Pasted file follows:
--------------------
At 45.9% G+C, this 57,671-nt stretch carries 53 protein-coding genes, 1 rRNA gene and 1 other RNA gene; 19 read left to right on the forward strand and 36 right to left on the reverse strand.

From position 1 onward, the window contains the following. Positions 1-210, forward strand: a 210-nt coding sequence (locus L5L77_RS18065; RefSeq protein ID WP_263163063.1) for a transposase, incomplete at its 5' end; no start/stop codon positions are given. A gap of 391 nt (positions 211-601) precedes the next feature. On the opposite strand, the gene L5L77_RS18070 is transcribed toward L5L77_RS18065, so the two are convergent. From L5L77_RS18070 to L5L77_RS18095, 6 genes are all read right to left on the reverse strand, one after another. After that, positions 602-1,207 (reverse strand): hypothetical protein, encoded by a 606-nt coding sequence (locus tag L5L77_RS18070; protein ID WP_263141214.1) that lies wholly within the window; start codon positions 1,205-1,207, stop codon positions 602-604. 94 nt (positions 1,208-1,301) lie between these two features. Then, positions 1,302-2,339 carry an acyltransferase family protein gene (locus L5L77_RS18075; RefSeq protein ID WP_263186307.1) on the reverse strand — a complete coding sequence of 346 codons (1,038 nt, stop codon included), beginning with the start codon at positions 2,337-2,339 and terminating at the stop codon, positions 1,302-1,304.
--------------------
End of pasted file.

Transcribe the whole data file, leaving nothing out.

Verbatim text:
At 45.9% G+C, this 57,671-nt stretch carries 53 protein-coding genes, 1 rRNA gene and 1 other RNA gene; 19 read left to right on the forward strand and 36 right to left on the reverse strand.

From position 1 onward, the window contains the following. Positions 1-210, forward strand: a 210-nt coding sequence (locus L5L77_RS18065; RefSeq protein ID WP_263163063.1) for a transposase, incomplete at its 5' end; no start/stop codon positions are given. A gap of 391 nt (positions 211-601) precedes the next feature. On the opposite strand, the gene L5L77_RS18070 is transcribed toward L5L77_RS18065, so the two are convergent. From L5L77_RS18070 to L5L77_RS18095, 6 genes are all read right to left on the reverse strand, one after another. After that, positions 602-1,207 (reverse strand): hypothetical protein, encoded by a 606-nt coding sequence (locus tag L5L77_RS18070; protein ID WP_263141214.1) that lies wholly within the window; start codon positions 1,205-1,207, stop codon positions 602-604. 94 nt (positions 1,208-1,301) lie between these two features. Then, positions 1,302-2,339 carry an acyltransferase family protein gene (locus L5L77_RS18075; RefSeq protein ID WP_263186307.1) on the reverse strand — a complete coding sequence of 346 codons (1,038 nt, stop codon included), beginning with the start codon at positions 2,337-2,339 and terminating at the stop codon, positions 1,302-1,304.